Location: Kostnické Square, the park
The Square surrounded by apartment blocks was formed in 1889 and called Kostnické to commemorate Jan Hus, a religious thinker, preacher and reformer who was sentenced by the Council of Constance, a city in Germany, and burnt at stake in front of the city walls on July 6, 1415. The sloping landscape of Žižkov lends the square two levels. The little park along the longer, southern side is several metres lower than the road on the northern side and, therefore, is lined by a stone wall. The difference in the western part behind the transformer station is handled by stairs. It provides an illustrative example of what challenges the architects and urban planners had to face in many places in Žižkov. Six streets leave the square in a star-shaped model: Jeronýmova to the north, and then, clockwise, Dalimilova, Štítného (with the famous Žižkov Theatre of Jára Cimrman in house no. 520), Blahníkova, Husinecká and Orebitská. The square is surrounded by apartment blocks. It was revitalised in 2018 and 2019; both the full-grown trees in the park and the partly original cast iron railings around the park and stairs behind the transformer station have been preserved.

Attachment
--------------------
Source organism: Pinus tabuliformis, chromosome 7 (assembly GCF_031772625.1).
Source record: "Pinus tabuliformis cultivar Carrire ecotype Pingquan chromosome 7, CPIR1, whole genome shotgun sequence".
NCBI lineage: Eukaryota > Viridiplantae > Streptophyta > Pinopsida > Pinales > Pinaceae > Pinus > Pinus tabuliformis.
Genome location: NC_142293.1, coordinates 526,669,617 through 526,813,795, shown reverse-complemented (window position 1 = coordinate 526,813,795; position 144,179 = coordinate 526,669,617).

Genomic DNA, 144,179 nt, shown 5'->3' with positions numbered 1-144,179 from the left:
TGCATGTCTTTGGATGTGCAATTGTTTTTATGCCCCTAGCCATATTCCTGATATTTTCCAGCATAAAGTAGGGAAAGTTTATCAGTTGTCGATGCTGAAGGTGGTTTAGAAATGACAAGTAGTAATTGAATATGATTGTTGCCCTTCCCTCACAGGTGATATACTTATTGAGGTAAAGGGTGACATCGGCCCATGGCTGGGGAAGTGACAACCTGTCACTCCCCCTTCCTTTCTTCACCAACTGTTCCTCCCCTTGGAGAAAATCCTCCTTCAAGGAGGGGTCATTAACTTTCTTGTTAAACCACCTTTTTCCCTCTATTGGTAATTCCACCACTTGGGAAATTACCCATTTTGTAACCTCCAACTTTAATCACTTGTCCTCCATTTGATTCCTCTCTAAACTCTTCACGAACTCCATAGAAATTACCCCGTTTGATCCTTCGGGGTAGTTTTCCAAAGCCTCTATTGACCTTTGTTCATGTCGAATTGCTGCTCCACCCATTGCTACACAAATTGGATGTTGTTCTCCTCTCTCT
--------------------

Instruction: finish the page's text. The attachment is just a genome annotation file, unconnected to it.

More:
The feature of this part of Žižkov is the balcony access houses, representatives of the mass-scale rental housing of the 19th century. Their structural and functional simplicity predetermined them for fast and cheap construction in response to the increasing need of apartments in the suburbs which included Žižkov. The local projects involving this type of building started in the mid-1860’s. The earliest complex development of primarily the balcony access houses still in existence is in the area defined by the Kostnické square, Havlíčkovo Square, Husitská and Rokycanova Streets. The uniform typological style of the buildings forms a compact location of rental apartment blocks. The blocks are situated in a steep hill, the density of buildings is high, inner courtyards are rather cramped from the architectural perspective. The majority of buildings from the last third of the 19th century had three storeys as a maximum; these were often raised by up to two more storeys at the turn of the century. The balcony access houses used to have cellar units in the basement, small workshops and businesses on the ground floors, and apartments above. The buildings also offered attics to dry laundry. The apartments were usually 9 by 4 metres, divided into a yard-facing kitchen and street-facing lounge. The apartments were accessed from the balcony on the courtyard façade; this allowed air and light to enter the kitchen which accommodated the main house chores in contrast to the lounge used for the living purposes. The ceilings were three-and-half to four metres high. Often there were no water mains in the building, not to mention individual apartments. Drinking water was most often drawn from a well with a pump in the yard. Once public water mains were introduced, one line per building was provided. A sink and water tap were installed on each floor as a rule. Stoves used solid fuels, toilets were located at the end of the balcony by the next building’s gable wall. The tiny inner yards were mostly occupied by sheds.